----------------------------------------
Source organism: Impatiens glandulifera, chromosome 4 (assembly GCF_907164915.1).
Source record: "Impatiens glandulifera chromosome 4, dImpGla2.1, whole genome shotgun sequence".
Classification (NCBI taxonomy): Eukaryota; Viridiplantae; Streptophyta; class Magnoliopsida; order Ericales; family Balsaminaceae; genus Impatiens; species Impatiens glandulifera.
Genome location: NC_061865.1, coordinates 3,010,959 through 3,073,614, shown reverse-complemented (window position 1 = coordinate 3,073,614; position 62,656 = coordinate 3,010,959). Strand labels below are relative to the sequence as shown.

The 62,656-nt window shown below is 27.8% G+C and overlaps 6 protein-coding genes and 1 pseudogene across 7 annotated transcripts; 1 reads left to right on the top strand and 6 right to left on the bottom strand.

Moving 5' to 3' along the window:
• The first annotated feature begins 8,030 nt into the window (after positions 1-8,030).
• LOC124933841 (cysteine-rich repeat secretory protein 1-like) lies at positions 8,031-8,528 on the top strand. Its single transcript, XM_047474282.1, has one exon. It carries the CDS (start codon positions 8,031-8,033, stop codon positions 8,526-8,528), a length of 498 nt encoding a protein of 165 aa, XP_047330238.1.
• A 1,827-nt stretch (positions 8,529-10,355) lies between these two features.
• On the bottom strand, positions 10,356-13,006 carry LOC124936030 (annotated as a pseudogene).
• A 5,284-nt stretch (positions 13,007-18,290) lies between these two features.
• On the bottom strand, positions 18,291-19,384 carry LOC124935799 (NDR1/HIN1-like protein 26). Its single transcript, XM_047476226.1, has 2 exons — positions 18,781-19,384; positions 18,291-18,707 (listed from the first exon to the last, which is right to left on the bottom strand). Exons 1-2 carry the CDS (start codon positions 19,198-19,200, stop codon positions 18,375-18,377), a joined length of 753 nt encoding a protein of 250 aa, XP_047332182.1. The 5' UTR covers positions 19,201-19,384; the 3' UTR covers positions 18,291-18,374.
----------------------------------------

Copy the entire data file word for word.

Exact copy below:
Source organism: Impatiens glandulifera, chromosome 4 (assembly GCF_907164915.1).
Source record: "Impatiens glandulifera chromosome 4, dImpGla2.1, whole genome shotgun sequence".
Classification (NCBI taxonomy): Eukaryota; Viridiplantae; Streptophyta; class Magnoliopsida; order Ericales; family Balsaminaceae; genus Impatiens; species Impatiens glandulifera.
Genome location: NC_061865.1, coordinates 3,010,959 through 3,073,614, shown reverse-complemented (window position 1 = coordinate 3,073,614; position 62,656 = coordinate 3,010,959). Strand labels below are relative to the sequence as shown.

The 62,656-nt window shown below is 27.8% G+C and overlaps 6 protein-coding genes and 1 pseudogene across 7 annotated transcripts; 1 reads left to right on the top strand and 6 right to left on the bottom strand.

Moving 5' to 3' along the window:
• The first annotated feature begins 8,030 nt into the window (after positions 1-8,030).
• LOC124933841 (cysteine-rich repeat secretory protein 1-like) lies at positions 8,031-8,528 on the top strand. Its single transcript, XM_047474282.1, has one exon. It carries the CDS (start codon positions 8,031-8,033, stop codon positions 8,526-8,528), a length of 498 nt encoding a protein of 165 aa, XP_047330238.1.
• A 1,827-nt stretch (positions 8,529-10,355) lies between these two features.
• On the bottom strand, positions 10,356-13,006 carry LOC124936030 (annotated as a pseudogene).
• A 5,284-nt stretch (positions 13,007-18,290) lies between these two features.
• On the bottom strand, positions 18,291-19,384 carry LOC124935799 (NDR1/HIN1-like protein 26). Its single transcript, XM_047476226.1, has 2 exons — positions 18,781-19,384; positions 18,291-18,707 (listed from the first exon to the last, which is right to left on the bottom strand). Exons 1-2 carry the CDS (start codon positions 19,198-19,200, stop codon positions 18,375-18,377), a joined length of 753 nt encoding a protein of 250 aa, XP_047332182.1. The 5' UTR covers positions 19,201-19,384; the 3' UTR covers positions 18,291-18,374.